Holiday tradition continues at Sunday concert
Friday, November 30, 2007
By Ryan Holly
buds, ear drums and emotional senses will soon be in tune with the
Christmas Spirit. The Oklahoma Christian University music department
will present the 31st annual Cocoa & Carols at 2 p.m. on December 2
in Hardeman auditorium.
“I look at Cocoa & Carols as the kickoff to the holiday spirit.
It gives everyone a free concert with beloved Christmas carols and
songs, not to mention the hot cocoa and cider at intermission,” senior
choral member Jason Davis said.
Cocoa & Carols is split into two primary components with cocoa and cider bridging the gap between them.
“The program is in two parts: the first part is a big composition
for choir and orchestra. Over the past 30 years, we have done the major
works by the great composers such as Beethoven, Mozart, Bach and
Brahms. The second half is Christmas music that all of the different
groups perform. At intermission, we serve cocoa and cider,” Professor
of Music and Choral Conductor Ken Adams said.
This year, a brass and percussion ensemble will provide a boldly unique sound to the first half of Cocoa & Carols.
“This year, instead of having a usual orchestra with strings and
winds, we are using a brass and percussion ensemble. These are all
members of the Oklahoma City Philharmonic,” Adams said. “They are
magnificent players, and it will be very exciting, very big sound. In
the first half of the show, we are also doing a medley of Christmas
carols with the brass and an organ.”
A loss of grant money is one of the causes for this change from the usual orchestra to the brass and percussion ensemble.
“The grant money is growing smaller every year, and this year it
just ran out. Normally, I hire a big orchestra of about 30 pieces, but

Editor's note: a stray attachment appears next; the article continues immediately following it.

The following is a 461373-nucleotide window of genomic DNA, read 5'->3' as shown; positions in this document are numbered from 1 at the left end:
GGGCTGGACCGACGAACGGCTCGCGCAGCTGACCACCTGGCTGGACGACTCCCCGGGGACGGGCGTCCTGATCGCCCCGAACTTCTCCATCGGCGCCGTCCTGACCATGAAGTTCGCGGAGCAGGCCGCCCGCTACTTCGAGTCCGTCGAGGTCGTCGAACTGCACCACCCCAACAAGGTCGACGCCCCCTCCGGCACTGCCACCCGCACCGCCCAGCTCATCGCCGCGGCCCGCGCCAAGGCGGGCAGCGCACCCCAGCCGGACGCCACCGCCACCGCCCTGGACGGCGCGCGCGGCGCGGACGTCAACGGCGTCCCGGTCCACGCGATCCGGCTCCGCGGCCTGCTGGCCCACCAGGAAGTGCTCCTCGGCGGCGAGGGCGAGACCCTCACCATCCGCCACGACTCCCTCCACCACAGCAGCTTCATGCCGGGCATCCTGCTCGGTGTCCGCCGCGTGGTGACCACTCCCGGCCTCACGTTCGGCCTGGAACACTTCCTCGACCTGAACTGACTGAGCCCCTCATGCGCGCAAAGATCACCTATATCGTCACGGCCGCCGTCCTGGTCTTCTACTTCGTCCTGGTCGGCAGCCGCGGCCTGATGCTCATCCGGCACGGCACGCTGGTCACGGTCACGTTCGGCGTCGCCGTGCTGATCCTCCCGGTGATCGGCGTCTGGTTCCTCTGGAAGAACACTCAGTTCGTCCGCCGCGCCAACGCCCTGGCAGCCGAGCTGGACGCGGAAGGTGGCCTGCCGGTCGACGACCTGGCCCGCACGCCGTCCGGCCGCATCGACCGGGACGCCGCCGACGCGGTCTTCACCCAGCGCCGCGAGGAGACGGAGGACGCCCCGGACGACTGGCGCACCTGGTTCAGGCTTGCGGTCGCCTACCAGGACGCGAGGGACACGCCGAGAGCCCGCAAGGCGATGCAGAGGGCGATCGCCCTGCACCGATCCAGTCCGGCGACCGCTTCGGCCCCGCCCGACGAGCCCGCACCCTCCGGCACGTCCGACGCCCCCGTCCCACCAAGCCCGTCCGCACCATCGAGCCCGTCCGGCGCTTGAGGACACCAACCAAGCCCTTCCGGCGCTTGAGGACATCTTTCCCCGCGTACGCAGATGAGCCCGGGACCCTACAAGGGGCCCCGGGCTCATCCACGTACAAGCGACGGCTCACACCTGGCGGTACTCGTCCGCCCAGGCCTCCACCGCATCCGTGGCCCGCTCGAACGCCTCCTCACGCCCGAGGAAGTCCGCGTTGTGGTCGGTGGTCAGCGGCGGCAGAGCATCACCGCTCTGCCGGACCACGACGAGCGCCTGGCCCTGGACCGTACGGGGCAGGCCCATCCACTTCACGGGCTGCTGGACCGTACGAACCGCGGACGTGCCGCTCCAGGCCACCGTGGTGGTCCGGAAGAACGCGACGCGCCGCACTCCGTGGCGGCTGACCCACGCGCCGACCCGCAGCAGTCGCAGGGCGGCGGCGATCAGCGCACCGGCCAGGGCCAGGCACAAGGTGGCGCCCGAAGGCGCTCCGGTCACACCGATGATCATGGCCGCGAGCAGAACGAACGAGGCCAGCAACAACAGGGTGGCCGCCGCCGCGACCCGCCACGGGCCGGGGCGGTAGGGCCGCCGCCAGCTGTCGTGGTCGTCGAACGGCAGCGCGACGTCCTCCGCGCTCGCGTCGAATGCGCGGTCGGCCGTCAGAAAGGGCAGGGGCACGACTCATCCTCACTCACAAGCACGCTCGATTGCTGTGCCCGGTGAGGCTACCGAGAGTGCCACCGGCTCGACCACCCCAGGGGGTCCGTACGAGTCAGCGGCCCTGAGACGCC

when the grant money ran out, I didn’t have enough money to hire that
big of an orchestra. The grant did fall through, and that is one of the
reasons why we are using a brass ensemble because 10 brass and three
percussion have a really big impact,” Adams said. “When I knew that I
had to have fewer players, I decided to go to brass. I’m not
supplementing the grant money with any extra money; I’m just hiring
fewer orchestra people.”
Cocoa & Carols is a program that demands a lot of preparation and dedication.
“For the students, it’s worthwhile because it places musical and
intellectual demands on them that shorter pieces do not. They have to
remain focused on the same piece for 30 to 50 minutes. These
performances also put students in contact with some of the greatest
choral pieces ever written,” Adams said. “For me as a conductor, it is
important because nearly every year I investigate music that I know of,
but I have not yet learned. As a conductor, you continue to grow by
taking on new challenges and continue to develop by learning new music
along with the students. For the audience, I think it is an important
event for the community because it is an official opening for the
Many people will agree that Cocoa & Carols is a highlight of the holiday season.
“Cocoa & Carols is the grandest concert of the year. Other
concerts may be more interesting or more diverse but not nearly as
grandiose in scale,” senior John Butterfield said.